Halifax, NS – St Andrew’s Biological Station and the Bedford Institute of Oceanography will receive $203,000 from the federal government this year to improve the scientific understanding of highly migratory species in the Atlantic Ocean.
“This funding will help us fill some of the gaps in scientific knowledge of high seas fish stocks and oceans ecosystems,” said Geoff Regan, minister of fisheries and oceans, in making the announcement. “It will also allow Canada to join the global community in building a sound scientific base on which to support the reform of regional fisheries management regimes.”
Scientists at the biological station will develop a new way to validate the age of bluefin tuna to better assess stock abundance. They will also participate with the Nova Scotia Swordfish Harpoon Association in the first Canadian high-tech tagging study of swordfish to determine their migration patterns. Funding will also be used by scientists at the Bedford Institute of Oceanography to study the migration patterns of porbeagle and blue sharks.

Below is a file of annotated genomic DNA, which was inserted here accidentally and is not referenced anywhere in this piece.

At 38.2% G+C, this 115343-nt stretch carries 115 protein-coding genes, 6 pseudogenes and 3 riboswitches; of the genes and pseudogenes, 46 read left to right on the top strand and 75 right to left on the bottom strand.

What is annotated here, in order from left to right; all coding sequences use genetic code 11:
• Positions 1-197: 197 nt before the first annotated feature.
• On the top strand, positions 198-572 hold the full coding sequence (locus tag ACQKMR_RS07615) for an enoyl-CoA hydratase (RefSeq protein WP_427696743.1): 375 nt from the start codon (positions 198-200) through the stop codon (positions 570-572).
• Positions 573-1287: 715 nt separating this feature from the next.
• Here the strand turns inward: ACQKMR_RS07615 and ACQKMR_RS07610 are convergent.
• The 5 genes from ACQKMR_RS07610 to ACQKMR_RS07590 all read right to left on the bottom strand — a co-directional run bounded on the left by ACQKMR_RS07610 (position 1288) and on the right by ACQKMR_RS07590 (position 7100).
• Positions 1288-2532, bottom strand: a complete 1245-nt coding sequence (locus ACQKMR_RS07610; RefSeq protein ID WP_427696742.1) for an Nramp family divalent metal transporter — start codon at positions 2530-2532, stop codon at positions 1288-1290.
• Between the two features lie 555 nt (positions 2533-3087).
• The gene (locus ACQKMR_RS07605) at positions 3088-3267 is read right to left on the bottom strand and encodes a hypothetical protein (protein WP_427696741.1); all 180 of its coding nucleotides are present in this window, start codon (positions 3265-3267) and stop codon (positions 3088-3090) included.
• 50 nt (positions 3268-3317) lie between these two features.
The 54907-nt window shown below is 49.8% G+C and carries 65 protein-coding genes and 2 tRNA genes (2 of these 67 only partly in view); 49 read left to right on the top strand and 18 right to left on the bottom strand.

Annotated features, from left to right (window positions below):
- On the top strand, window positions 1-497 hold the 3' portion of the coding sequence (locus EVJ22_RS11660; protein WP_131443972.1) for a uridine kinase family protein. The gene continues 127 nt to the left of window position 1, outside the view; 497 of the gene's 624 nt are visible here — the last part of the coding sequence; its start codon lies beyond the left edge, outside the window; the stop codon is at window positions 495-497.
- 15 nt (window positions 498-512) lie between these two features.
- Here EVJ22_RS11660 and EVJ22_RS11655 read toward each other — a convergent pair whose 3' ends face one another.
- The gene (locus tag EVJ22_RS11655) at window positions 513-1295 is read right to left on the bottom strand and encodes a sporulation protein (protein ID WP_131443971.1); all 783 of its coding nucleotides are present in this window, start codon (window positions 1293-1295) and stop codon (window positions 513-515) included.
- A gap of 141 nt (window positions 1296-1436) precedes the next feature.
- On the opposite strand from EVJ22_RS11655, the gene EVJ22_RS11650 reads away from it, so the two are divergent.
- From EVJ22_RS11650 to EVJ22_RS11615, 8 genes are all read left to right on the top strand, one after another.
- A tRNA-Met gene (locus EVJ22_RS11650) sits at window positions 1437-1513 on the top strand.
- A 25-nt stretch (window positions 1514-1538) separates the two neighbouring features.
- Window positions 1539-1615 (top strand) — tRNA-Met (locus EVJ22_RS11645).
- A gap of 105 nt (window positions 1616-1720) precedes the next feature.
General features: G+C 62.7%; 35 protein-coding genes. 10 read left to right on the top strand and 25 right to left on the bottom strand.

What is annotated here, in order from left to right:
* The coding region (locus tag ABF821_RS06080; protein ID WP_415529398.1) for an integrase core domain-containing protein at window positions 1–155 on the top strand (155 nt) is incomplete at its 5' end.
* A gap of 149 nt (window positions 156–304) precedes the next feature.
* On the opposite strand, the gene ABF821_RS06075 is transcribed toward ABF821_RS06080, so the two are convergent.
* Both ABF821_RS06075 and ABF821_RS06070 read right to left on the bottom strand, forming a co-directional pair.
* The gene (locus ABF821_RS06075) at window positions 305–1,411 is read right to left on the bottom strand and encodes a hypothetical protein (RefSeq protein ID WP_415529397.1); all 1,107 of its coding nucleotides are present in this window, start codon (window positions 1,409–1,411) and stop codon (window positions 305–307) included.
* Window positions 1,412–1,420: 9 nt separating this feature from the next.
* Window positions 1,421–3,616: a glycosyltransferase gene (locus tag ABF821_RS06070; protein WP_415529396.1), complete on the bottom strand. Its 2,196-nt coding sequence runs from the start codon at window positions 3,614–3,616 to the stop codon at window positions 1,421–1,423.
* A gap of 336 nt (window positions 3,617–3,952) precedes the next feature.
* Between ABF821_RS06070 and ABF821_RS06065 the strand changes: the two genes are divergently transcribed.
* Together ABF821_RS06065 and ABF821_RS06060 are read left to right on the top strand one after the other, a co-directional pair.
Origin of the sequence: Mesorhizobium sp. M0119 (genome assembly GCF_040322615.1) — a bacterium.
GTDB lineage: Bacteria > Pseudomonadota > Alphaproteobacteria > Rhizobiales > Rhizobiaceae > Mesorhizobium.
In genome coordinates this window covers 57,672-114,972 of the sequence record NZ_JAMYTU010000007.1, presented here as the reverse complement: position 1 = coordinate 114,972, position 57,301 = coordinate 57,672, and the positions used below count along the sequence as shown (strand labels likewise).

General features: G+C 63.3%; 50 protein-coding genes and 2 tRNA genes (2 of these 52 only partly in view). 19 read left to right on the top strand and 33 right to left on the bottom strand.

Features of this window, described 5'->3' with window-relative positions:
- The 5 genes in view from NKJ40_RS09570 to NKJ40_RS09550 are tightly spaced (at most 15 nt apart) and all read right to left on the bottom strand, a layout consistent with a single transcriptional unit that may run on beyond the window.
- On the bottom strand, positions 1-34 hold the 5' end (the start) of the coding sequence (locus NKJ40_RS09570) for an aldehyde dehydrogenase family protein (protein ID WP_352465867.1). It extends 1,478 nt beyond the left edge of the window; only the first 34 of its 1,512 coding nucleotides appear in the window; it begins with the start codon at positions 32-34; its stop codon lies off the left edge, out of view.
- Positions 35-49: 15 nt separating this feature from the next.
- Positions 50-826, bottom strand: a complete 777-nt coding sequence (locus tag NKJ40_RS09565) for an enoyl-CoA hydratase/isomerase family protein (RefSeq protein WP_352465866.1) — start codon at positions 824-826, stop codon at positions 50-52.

The federal government announced funding of $20 million over three years for science, advocacy, policy and legal initiatives in support of Canada’s strategy to support international governance of high seas last April. More than half of this funding ($11 million) was reserved for scientific research to increase knowledge of high seas marine ecosystems, and to enable sound management decisions concerning resources within these ecosystems. This research includes initiatives on highly migratory fish stocks, such as tuna and swordfish, as well as sharks in the Atlantic Ocean.
The International Commission for the Conservation of Atlantic Tunas (ICCAT) sets the Canadian quota for tuna and swordfish. Canada is responsible for adhering to its quota and reporting its landings to ICCAT each year at the organization’s annual meeting. This year’s meeting will take place next week in Seville, Spain. Among its objectives for the meeting, Canada will be seeking a commitment for organizational report to continue to improve the way the world manages high seas fish stocks.
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